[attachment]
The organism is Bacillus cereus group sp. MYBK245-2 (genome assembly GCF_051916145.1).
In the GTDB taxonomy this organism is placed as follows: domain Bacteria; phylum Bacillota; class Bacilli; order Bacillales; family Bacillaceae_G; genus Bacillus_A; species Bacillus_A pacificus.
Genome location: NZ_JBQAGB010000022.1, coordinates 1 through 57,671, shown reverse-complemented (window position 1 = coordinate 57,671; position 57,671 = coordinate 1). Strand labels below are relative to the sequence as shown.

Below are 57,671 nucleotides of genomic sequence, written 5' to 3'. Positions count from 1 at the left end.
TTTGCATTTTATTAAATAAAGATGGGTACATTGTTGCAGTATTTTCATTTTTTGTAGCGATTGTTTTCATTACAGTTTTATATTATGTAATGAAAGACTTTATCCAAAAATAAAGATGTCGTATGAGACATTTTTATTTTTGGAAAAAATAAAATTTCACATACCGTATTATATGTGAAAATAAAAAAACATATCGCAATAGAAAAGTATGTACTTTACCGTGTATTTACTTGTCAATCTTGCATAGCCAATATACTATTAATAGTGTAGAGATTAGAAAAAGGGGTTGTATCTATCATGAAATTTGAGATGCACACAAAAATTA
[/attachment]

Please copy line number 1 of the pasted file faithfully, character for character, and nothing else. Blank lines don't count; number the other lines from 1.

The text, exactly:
The organism is Bacillus cereus group sp. MYBK245-2 (genome assembly GCF_051916145.1).